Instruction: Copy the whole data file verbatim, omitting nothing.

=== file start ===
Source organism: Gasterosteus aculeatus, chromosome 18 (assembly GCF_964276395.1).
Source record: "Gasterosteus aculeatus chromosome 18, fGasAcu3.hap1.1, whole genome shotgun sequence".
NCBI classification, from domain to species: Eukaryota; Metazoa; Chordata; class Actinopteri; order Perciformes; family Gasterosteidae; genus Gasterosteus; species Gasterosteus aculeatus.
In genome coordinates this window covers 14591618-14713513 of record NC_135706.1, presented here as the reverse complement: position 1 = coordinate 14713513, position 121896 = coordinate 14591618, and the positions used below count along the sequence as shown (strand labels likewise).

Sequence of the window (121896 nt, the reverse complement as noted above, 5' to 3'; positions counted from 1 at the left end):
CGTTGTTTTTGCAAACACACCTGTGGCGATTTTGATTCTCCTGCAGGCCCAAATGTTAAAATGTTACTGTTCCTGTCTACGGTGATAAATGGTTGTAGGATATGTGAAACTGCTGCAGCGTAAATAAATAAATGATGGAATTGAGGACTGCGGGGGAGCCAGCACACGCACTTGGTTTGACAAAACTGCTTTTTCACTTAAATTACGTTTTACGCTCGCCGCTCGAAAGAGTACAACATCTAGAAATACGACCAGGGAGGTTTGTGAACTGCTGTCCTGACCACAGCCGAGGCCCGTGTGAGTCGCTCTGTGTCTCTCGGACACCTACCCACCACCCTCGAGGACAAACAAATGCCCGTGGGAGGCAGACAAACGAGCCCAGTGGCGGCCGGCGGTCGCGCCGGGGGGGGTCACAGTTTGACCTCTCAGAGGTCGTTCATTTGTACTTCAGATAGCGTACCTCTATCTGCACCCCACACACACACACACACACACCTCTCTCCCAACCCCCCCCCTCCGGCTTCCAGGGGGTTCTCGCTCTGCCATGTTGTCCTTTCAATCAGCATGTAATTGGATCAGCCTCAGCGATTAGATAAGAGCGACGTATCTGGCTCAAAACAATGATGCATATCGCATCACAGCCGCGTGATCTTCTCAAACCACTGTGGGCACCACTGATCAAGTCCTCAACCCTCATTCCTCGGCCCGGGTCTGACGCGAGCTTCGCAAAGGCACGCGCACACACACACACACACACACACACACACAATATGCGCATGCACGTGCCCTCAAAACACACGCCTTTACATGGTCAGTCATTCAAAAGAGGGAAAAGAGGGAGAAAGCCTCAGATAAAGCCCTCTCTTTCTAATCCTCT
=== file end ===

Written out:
Source organism: Gasterosteus aculeatus, chromosome 18 (assembly GCF_964276395.1).
Source record: "Gasterosteus aculeatus chromosome 18, fGasAcu3.hap1.1, whole genome shotgun sequence".
NCBI classification, from domain to species: Eukaryota; Metazoa; Chordata; class Actinopteri; order Perciformes; family Gasterosteidae; genus Gasterosteus; species Gasterosteus aculeatus.
In genome coordinates this window covers 14591618-14713513 of record NC_135706.1, presented here as the reverse complement: position 1 = coordinate 14713513, position 121896 = coordinate 14591618, and the positions used below count along the sequence as shown (strand labels likewise).

Sequence of the window (121896 nt, the reverse complement as noted above, 5' to 3'; positions counted from 1 at the left end):
CGTTGTTTTTGCAAACACACCTGTGGCGATTTTGATTCTCCTGCAGGCCCAAATGTTAAAATGTTACTGTTCCTGTCTACGGTGATAAATGGTTGTAGGATATGTGAAACTGCTGCAGCGTAAATAAATAAATGATGGAATTGAGGACTGCGGGGGAGCCAGCACACGCACTTGGTTTGACAAAACTGCTTTTTCACTTAAATTACGTTTTACGCTCGCCGCTCGAAAGAGTACAACATCTAGAAATACGACCAGGGAGGTTTGTGAACTGCTGTCCTGACCACAGCCGAGGCCCGTGTGAGTCGCTCTGTGTCTCTCGGACACCTACCCACCACCCTCGAGGACAAACAAATGCCCGTGGGAGGCAGACAAACGAGCCCAGTGGCGGCCGGCGGTCGCGCCGGGGGGGGTCACAGTTTGACCTCTCAGAGGTCGTTCATTTGTACTTCAGATAGCGTACCTCTATCTGCACCCCACACACACACACACACACACCTCTCTCCCAACCCCCCCCCTCCGGCTTCCAGGGGGTTCTCGCTCTGCCATGTTGTCCTTTCAATCAGCATGTAATTGGATCAGCCTCAGCGATTAGATAAGAGCGACGTATCTGGCTCAAAACAATGATGCATATCGCATCACAGCCGCGTGATCTTCTCAAACCACTGTGGGCACCACTGATCAAGTCCTCAACCCTCATTCCTCGGCCCGGGTCTGACGCGAGCTTCGCAAAGGCACGCGCACACACACACACACACACACACACACACAATATGCGCATGCACGTGCCCTCAAAACACACGCCTTTACATGGTCAGTCATTCAAAAGAGGGAAAAGAGGGAGAAAGCCTCAGATAAAGCCCTCTCTTTCTAATCCTCT